What’s Making China Inc. Go Global

Credit: fortune.com

Good morning.


Until recently, most of China's corporate giants have tended to operate in a world of their own--serving a rapidly growing domestic market but not venturing out much beyond their borders. Aside from the natural resource companies, only a handful of big Chinese corporations--like Lenovo and Huawei--operate as truly global businesses.


But that's changing, and ChemChina's $43 billion planned takeover of Swiss agriculture firm Syngenta is the biggest manifestation of that change. That massive deal dwarfed the previous record, which was Chinese oil company CNOOC's purchase of Canadian energy company Nexen for $15.2 billion. Fortune's Geoff Colvin has done an interesting look at what's behind ChemChina's purchase for our May issue, which you can read here.


The acquisition binge by these Chinese giants is certain to become one of the most interesting business stories of the next decade--assuming Beijing allows it to. As a Financial Times interview with Wanda Group founder Wang Jianlin showed earlier this week, the Chinese government is picky about the kind of outbound investment it’s willing to allow, given the downward pressure on its currency from private capital flows.


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Among the many cultural differences western businesses can expect to experience, one is the pay issue I wrote about earlier this week. Top executives of Chinese state-owned enterprises earn a tiny fraction of the compensation of top executives at the companies they are acquiring. I'm told the CEO of ChemChina, for instance, makes less in total compensation than Syngenta board members make in board fees! That could make for an interesting marriage.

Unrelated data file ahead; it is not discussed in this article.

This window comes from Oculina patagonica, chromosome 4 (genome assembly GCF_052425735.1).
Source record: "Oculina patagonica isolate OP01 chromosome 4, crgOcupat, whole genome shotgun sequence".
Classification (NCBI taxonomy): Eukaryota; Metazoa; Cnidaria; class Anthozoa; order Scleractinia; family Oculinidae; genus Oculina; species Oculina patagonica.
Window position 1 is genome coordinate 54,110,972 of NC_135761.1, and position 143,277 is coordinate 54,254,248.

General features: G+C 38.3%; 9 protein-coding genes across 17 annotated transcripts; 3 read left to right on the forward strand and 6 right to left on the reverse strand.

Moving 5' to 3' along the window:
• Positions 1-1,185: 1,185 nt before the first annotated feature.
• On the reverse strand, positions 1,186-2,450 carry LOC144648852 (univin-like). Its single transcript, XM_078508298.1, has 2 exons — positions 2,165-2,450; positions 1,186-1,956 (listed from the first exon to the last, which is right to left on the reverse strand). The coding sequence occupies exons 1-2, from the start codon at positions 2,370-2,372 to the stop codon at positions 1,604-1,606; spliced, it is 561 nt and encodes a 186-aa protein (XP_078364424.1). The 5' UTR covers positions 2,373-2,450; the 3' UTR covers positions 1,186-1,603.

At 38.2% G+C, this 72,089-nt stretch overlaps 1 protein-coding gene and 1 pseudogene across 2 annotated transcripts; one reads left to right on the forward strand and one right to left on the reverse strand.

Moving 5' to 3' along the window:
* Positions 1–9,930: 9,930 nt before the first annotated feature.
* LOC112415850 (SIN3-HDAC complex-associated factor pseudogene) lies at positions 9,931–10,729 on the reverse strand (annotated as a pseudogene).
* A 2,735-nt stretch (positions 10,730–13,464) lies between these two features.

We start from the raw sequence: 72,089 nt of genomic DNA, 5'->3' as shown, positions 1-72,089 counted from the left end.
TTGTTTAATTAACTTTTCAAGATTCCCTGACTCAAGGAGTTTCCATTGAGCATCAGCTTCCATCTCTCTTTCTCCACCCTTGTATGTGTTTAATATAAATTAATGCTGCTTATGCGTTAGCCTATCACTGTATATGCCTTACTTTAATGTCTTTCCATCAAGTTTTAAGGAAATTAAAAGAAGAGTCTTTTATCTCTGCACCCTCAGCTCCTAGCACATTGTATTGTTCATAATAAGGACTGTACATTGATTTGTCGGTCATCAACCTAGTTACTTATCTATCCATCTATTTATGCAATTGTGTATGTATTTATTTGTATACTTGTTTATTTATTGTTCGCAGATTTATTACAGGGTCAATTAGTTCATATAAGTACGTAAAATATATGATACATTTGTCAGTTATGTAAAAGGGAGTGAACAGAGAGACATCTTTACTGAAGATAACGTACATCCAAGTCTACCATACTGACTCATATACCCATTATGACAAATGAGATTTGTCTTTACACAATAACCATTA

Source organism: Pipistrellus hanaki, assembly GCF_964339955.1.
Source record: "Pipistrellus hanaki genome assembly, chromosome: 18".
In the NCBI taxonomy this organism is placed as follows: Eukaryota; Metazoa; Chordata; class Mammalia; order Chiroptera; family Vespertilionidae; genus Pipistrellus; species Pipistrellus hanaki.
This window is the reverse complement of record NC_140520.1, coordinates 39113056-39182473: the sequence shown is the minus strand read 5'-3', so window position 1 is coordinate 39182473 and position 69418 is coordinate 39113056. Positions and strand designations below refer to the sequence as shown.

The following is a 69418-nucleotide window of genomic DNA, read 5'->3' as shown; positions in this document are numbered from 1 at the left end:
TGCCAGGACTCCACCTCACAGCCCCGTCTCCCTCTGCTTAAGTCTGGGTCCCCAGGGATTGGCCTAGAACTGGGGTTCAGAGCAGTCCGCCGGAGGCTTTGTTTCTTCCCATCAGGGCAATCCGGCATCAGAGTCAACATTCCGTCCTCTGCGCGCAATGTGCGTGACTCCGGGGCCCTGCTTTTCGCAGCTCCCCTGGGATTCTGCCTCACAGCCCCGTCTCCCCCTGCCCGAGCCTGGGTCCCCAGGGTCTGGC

Another Chinese company--not state owned--that's on an acquisition tear is HNA Group, which has struck more than $40 billion worth of deals in the last two years--including a $6.5 billion stake in Hilton Hotels, the acquisition of Ingram Micro and, most recently, the announcement of plans to buy Singapore logistics provider CWT. I met recently with Xiandong (Adam) Tan, CEO of HNA Group, who is quite clear about his company’s ambition to become China's largest truly global company. Watch this space, but enjoy the weekend first.

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